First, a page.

Badminton 2016: Why all eyes are on Michael Jung

By Charles Taylor on |


Schooling before dressage at Badminton

Michael Jung could be acclaimed as the greatest eventer of all-time if he lands the sport’s richest prize at this week’s Mitsubishi Motors Badminton Horse Trials.

The reigning Olympic and European champion is one win away from completing the £240,000 Rolex Grand Slam, which is awarded for any rider who wins consecutive titles at Burghley, Kentucky and Badminton.

German ace Jung already has two in the bag — Burghley last September and Kentucky three days ago — and he has arrived at Badminton with London 2012 Olympic gold medallist La Biosthetique Sam.

And while there are a number of challengers who could run him close in pursuit of Badminton’s £80,000 top prize, no-one seriously expects him to come unstuck.

Remarkably, Jung has won eight of the 20 four-star events he has competed in during his stellar career, which says everything about the level of dominance he currently enjoys.

Zara Tindall, a former world champion and one of the leading British challengers this week, said: “It is the way sport evolves. People get better, and we have just got to catch him up. If you are able to get to the same level, then you are hopefully knocking the door at him, but you have got to get to that level first.”

Tindall, who competes in her first four-star for more than a year following High Kingdom’s recovery from injury, will be among several British combinations hoping to impress the Great Britain seectors just two months out from Rio Olympics selection.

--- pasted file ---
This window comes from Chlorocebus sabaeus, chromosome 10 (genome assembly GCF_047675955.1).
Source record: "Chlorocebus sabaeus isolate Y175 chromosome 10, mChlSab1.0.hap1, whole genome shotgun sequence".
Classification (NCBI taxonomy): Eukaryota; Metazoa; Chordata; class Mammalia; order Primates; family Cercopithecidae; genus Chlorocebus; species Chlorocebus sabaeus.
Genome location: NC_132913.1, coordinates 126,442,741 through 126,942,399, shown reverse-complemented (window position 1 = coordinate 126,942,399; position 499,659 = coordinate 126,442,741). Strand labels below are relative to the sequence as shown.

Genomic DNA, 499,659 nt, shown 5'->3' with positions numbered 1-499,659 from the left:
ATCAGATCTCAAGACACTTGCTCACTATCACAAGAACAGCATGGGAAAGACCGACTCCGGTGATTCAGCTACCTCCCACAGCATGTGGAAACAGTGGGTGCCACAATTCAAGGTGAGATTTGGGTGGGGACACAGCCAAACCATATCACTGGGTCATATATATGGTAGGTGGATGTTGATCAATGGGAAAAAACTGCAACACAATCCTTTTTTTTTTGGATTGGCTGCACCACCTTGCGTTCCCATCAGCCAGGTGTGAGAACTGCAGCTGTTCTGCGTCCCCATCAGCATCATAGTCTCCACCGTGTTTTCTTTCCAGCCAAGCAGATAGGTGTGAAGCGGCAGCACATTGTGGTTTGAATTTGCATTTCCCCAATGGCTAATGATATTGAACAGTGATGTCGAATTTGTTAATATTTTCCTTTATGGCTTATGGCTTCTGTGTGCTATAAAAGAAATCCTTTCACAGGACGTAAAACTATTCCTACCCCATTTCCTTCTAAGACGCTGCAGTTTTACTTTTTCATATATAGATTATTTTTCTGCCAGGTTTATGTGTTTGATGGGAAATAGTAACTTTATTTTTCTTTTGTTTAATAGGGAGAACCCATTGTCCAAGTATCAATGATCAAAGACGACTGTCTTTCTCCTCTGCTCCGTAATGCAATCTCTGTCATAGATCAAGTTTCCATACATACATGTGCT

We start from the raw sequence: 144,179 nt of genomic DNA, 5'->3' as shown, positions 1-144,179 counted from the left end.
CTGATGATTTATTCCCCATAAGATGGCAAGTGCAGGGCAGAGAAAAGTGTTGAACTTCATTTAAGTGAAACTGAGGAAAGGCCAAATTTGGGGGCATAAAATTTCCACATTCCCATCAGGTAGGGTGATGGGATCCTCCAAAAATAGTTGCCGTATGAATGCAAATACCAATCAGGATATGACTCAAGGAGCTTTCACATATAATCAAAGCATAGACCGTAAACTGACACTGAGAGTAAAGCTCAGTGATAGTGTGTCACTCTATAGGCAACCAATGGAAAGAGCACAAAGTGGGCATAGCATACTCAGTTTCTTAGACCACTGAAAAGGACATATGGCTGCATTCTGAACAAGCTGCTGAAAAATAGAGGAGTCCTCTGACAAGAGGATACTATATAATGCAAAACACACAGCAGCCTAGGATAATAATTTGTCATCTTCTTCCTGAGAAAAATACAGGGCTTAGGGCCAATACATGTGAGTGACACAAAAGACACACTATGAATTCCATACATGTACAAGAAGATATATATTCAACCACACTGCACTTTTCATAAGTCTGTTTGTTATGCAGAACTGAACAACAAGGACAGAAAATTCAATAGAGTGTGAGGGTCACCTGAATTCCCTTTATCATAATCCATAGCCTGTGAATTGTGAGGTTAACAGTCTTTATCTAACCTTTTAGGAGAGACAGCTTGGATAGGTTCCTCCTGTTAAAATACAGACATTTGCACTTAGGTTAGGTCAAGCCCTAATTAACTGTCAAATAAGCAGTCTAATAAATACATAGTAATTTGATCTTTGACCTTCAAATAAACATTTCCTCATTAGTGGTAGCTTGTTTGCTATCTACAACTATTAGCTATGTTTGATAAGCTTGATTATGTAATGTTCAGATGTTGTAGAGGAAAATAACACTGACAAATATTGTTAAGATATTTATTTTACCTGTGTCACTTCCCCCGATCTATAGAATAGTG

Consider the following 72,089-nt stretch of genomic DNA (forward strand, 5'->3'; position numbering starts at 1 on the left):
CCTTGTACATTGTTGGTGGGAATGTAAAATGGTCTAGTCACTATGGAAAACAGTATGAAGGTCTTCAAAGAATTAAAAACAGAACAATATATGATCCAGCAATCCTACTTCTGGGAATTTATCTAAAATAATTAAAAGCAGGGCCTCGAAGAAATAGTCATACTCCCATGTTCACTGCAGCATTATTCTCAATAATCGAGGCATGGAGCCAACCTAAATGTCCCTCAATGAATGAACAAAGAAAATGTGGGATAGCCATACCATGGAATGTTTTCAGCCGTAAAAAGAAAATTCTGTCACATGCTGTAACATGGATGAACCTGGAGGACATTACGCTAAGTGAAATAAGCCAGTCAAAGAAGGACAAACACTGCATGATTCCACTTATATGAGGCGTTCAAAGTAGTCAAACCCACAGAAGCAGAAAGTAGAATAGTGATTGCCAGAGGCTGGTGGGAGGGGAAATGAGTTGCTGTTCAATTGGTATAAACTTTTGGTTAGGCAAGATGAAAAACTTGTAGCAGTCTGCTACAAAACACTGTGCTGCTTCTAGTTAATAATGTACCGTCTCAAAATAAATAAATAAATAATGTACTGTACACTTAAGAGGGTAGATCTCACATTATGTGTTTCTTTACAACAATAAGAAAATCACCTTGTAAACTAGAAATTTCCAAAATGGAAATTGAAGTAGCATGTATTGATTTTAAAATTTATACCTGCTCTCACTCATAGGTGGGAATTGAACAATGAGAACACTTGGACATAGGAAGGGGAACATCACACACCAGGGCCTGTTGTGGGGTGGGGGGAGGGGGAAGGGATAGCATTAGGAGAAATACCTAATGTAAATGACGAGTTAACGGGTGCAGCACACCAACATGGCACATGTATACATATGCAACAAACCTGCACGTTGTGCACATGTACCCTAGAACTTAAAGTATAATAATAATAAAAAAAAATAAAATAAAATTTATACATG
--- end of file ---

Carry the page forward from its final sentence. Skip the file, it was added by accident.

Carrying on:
Firstly, though, they have to meet the Rio qualifying standard at Badminton after missing out on the opportunity last year when High Kingdom suffered a pre-dressage stable injury in Kentucky and did not compete again until 2016.

“It would be amazing to go to Rio, and it is something we are all working towards, but it is competition by competition. We want to be as high placed as we can be here, then think about the rest after,” she said.

“I am really looking forward to it. I haven’t been here for a couple of years, and it is always nice to have a horse that is able to run at four-star level. There are so many in the frame (for Rio), but at the end of the day, if you don’t get enough consistent results, you are not going to go anyway.”

Jung apart, Badminton this year is perhaps just as notable for riders who are not among the field, with reigning champion William Fox-Pitt, former world number one Andrew Nicholson and three-time Badminton winner Pippa Funnell all absent.

But there is still plenty for anticipated bumper crowds to enjoy across four days of action — sunshine is promised throughout — with last year’s European Championships quartet of Oliver Townend, Gemma Tattersall, Laura Collett and Nicola Wilson among those looking to make a mark.

Townend will set the ball rolling on Thursday morning as first-to-go in dressage on Thursday with the 17-year-old Armada, while he also has his 2014 World Equestrian Games campaigner Black Tie in the field. Elsewhere, former Badminton winners Mark Todd, Paul Tapner and Sam Griffiths all have their backers.

“Both my horses look like they are in good nick,” Townend said. “We all know Armada, we know he has been very special. This will be his last Badminton — I am pretty certain his last four-star — so let’s give him a good week.

“Black Tie being here is just very special for the owner Karyn Shuter, who brought him over from New Zealand. He cost a few hundred pounds out of a free-ads magazine in New Zealand. He’s been a racehorse, he’s been a gymkhana pony, and now he’s at Badminton.”

Image: morning at Badminton, by kit Houghton, courtesy of Kit Houghton and the Mitsubishi Motors Badminton Horse Trials


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